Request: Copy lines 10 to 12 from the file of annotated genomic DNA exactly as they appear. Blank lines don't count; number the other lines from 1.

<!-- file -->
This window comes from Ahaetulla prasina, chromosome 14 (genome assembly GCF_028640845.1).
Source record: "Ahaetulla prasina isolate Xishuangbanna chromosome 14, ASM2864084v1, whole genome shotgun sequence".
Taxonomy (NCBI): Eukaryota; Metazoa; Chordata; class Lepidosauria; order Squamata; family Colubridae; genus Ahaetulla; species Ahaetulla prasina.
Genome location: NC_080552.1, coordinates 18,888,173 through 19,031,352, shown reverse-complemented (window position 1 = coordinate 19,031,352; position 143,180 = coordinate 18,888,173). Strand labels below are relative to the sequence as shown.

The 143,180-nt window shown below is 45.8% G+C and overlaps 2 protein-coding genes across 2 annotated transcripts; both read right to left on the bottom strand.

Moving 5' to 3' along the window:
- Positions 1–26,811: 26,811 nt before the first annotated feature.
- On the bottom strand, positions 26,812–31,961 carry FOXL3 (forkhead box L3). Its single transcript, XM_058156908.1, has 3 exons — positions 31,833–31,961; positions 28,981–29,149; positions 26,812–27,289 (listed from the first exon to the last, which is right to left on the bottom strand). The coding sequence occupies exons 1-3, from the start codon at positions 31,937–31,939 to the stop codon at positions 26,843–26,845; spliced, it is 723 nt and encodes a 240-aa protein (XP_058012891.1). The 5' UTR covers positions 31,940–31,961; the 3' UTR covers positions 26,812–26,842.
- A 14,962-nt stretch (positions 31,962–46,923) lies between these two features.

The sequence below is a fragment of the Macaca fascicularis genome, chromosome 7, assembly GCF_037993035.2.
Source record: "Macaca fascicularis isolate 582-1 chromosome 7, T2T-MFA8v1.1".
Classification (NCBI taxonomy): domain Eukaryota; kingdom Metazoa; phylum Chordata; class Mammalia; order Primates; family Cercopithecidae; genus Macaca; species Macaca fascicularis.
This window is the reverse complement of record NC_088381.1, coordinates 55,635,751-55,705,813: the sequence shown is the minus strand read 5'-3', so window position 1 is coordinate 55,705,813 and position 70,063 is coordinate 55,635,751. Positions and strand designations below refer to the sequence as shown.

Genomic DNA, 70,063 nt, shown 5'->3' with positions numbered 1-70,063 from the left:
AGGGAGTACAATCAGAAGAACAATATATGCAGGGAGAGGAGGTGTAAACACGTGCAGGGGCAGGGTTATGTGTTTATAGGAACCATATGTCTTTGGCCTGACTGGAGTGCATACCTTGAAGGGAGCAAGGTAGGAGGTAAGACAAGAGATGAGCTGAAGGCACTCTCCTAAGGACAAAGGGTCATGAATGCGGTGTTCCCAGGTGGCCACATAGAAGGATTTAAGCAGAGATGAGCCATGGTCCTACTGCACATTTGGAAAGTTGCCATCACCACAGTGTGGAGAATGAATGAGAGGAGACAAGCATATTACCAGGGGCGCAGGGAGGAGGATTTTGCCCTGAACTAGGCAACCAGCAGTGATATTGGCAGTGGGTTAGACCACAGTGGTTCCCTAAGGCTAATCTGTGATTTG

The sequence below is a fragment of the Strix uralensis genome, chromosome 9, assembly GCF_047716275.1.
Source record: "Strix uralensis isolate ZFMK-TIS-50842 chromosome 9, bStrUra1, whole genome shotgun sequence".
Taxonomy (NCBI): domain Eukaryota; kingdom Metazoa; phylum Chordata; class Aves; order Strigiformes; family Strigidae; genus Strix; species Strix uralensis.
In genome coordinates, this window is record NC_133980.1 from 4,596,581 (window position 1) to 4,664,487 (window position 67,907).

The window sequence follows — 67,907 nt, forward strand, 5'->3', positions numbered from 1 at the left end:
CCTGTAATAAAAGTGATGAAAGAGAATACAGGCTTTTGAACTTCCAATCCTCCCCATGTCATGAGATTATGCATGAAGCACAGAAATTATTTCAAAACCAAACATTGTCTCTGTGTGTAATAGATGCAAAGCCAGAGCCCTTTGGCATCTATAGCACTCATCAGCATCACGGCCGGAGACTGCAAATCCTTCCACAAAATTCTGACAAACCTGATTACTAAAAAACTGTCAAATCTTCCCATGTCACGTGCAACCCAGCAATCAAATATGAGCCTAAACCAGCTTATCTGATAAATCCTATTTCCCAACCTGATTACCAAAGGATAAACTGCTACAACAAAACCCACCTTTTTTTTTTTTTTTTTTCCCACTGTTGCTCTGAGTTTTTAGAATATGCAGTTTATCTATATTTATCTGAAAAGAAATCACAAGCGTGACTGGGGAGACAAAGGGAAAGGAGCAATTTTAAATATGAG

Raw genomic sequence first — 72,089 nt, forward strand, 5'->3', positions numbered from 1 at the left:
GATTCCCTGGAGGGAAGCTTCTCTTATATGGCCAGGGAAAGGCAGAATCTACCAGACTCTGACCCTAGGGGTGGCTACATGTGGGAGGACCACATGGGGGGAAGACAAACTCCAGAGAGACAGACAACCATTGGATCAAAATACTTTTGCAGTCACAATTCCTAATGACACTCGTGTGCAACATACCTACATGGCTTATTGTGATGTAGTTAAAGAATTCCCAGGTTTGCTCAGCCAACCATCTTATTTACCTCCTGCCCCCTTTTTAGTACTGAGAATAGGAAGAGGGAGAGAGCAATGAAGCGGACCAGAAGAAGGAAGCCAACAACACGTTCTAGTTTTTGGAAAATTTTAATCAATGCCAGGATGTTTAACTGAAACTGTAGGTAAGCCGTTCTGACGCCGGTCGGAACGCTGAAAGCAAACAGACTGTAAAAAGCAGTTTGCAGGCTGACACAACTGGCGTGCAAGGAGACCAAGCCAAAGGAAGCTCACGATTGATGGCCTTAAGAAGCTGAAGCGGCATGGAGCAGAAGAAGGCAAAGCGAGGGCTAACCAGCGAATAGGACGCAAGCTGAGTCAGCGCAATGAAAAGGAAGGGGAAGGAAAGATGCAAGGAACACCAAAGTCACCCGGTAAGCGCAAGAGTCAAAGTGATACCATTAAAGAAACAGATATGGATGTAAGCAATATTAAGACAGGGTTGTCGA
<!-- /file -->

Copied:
The sequence below is a fragment of the Macaca fascicularis genome, chromosome 7, assembly GCF_037993035.2.
Source record: "Macaca fascicularis isolate 582-1 chromosome 7, T2T-MFA8v1.1".
Classification (NCBI taxonomy): domain Eukaryota; kingdom Metazoa; phylum Chordata; class Mammalia; order Primates; family Cercopithecidae; genus Macaca; species Macaca fascicularis.